CHESTER FC will be allowed to play home fixtures at the Deva Stadium once more as Welsh Covid restrictions, which have been the focus of a bizarre border row for the club, are to be relaxed.

Wales is set to move back to alert level zero under phased plans to be set out by the First Minister today (Friday).

Mark Drakeford will hold a press conference detailing how the country will ease its restrictions as part of a two-week plan if the public health situation continues to improve.

Wales is currently on alert level two restrictions which have been in place since Boxing Day at his press conference.

The move to alert level zero will be phased, with restrictions on outdoor activities being removed first.

Mr Drakeford told BBC Wales today: “As from tomorrow the number of people who can take part in an event outdoors will rise from 50 to 500 and then on Friday of next week, 21 January, crowds will be able to return to sporting events.”

That news will mean Chester FC, where the Deva Stadium straddles the England/Wales border, will be able to play home games once more.

The announcement will be too late for this Saturday's fixture, which the club had postponed amid uncertainty over whether the club would face financial penalties for breaching Welsh Covid regulations.

Under level two restrictions, a maximum of only 50 people could spectate sport in Wales, and with North Wales Police and Flintshire Council writing a letter to the club last week informing them they could be in breach of the Welsh coronavirus regulations, the Blues took no chances, despite ongoing talks with authorities to try and resolve the matter.

The controversy arose after the club received the letter following Chester FC's home fixtures over the festive period, where they drew two games at the Deva on December 28, 2020 and January 2, 2021.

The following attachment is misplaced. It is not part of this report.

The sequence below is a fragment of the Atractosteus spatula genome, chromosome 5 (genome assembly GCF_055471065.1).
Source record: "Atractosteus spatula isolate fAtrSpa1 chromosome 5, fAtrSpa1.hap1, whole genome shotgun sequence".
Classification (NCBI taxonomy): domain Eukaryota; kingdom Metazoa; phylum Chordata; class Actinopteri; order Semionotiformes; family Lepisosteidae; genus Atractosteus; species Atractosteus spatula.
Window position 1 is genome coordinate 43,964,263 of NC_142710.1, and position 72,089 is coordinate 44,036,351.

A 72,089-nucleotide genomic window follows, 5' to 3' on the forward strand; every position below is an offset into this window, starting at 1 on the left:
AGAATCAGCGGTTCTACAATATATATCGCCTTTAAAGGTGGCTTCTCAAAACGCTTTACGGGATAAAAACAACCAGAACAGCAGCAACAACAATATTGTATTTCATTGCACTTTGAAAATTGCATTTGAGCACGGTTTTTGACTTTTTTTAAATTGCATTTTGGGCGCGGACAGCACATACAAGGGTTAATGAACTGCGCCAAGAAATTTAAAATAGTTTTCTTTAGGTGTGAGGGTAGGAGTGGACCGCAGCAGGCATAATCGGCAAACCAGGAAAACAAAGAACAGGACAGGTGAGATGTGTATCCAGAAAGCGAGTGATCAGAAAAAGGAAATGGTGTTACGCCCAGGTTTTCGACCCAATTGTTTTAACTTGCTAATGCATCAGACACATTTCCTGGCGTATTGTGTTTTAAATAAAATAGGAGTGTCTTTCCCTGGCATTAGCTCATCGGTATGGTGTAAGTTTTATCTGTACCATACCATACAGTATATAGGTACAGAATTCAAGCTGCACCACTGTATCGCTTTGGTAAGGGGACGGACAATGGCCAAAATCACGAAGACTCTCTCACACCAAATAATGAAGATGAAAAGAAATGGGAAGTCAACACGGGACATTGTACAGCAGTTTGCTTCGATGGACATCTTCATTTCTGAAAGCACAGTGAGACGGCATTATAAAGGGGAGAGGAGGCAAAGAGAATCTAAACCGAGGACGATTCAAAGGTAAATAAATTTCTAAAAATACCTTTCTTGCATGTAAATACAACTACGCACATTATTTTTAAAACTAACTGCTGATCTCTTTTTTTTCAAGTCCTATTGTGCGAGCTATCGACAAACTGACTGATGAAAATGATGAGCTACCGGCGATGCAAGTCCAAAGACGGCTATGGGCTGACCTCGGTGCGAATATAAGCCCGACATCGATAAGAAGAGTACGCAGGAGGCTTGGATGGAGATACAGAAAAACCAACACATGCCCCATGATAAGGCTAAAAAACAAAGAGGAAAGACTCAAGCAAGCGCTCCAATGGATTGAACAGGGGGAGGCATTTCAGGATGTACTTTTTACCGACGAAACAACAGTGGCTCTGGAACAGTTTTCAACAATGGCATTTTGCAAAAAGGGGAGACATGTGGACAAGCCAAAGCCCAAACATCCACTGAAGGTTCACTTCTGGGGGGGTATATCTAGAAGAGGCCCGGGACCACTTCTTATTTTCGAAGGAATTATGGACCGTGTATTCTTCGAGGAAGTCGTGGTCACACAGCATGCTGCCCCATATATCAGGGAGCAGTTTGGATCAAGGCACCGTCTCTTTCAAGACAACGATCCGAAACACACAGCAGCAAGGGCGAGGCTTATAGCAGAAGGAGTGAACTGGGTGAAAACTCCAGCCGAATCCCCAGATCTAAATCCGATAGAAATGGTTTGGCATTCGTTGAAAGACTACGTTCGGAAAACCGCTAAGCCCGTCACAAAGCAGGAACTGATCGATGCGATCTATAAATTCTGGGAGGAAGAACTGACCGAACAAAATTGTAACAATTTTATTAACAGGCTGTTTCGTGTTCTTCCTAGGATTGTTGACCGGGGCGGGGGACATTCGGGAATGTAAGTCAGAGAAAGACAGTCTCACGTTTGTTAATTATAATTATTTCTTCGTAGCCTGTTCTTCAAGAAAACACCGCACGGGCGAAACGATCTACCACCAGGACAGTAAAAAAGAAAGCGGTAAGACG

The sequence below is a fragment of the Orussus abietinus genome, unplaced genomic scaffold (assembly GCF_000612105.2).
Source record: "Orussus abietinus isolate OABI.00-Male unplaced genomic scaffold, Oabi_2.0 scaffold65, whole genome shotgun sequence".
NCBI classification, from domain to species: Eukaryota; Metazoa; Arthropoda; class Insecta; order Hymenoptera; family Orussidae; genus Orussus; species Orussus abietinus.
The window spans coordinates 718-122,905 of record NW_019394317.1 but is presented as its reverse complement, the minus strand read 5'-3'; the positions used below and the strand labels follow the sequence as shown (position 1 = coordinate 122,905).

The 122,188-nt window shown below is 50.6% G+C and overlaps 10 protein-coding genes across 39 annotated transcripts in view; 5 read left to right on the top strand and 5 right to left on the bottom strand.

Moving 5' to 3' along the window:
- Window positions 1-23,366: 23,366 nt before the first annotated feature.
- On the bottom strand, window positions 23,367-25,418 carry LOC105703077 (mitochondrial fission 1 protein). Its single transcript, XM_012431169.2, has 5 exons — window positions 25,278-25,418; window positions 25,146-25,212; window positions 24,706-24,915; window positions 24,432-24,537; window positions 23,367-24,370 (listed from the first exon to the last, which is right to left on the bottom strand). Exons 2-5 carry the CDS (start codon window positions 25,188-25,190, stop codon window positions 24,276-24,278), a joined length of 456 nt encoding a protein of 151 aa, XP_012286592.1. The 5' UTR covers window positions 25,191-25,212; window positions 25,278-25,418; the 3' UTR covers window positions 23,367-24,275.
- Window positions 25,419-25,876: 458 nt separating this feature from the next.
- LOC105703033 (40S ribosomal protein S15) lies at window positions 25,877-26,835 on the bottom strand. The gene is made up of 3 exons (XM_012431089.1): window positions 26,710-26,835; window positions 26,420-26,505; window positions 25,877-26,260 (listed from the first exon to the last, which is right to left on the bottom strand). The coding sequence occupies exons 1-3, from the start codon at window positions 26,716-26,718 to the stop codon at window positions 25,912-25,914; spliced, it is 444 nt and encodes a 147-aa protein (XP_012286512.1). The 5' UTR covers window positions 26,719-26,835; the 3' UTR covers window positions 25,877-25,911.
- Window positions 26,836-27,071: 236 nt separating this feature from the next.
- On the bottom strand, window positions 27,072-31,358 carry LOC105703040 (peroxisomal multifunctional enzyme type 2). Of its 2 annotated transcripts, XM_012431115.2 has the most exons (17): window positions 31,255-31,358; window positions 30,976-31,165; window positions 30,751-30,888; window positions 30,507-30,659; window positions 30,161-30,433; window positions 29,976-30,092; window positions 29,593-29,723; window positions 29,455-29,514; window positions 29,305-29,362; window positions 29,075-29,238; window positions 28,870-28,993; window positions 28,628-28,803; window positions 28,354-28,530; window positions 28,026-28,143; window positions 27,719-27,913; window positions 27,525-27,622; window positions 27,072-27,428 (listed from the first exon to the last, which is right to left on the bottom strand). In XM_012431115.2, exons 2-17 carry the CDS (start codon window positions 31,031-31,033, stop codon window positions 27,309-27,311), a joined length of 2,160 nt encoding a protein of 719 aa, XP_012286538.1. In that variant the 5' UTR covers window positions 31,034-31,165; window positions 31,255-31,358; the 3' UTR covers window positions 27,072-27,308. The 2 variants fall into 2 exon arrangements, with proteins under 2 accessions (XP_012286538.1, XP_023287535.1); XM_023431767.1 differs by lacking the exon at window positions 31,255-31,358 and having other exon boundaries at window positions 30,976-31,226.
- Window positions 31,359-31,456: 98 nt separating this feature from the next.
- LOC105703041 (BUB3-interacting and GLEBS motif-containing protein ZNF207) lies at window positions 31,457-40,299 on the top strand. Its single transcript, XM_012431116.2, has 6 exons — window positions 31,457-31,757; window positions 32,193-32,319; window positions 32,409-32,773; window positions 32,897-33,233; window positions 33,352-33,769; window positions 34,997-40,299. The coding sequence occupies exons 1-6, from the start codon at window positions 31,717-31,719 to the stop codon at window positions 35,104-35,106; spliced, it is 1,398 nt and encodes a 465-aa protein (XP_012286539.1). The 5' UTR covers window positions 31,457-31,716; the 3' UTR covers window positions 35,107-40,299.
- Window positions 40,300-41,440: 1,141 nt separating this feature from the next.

The club have vowed to identify "a long-term solution that recognises the unique geography and historical context of the Deva Stadium site" so that there will be no repeat of the situation in future. 

The club's next home fixture is not until February 5, when the Blues will play Southport.

The restrictions that were introduced on Boxing Day in Wales came after the Omicron variant swept the country.

They were described as a "revised version" of alert level two restrictions, but still included:

  • Wearing a face covering (unless you have a reasonable excuse not to wear a face covering) in all indoor public places, including when not seated in a pub, café or restaurant.
  • Meeting no more than five other people at a café, restaurant, pub or other public premises (unless with your household of a larger number). This applied to both outdoor and indoor areas of the premises.
  • Working from home if you could.
  • Self-isolating for seven days if you tested positive for Covid-19 and taking a Lateral Flow Test (LFT) on day six and day seven. If either LFT was positive, you had to remain in isolation until two negative LFTs or after day 10, whichever was sooner.
  • Not taking part in an organised event indoors of more than 30 people or outdoors for more than 50 people. All organised events had to be organised by a responsible body and have a risk assessment.

The rules will also allow for the return of Parkrun events, which have been on hiatus since the new year, and the return of sporting fixtures at grounds which are wholly in Wales.

Mr Drakeford will also thank the people of Wales for their support in helping to stem the flow of Omicron and to bring the removal of the protections put in place after a successful booster campaign saw more than 1.75m people have the extra booster dose.

The press conference is due to begin at 12.15pm.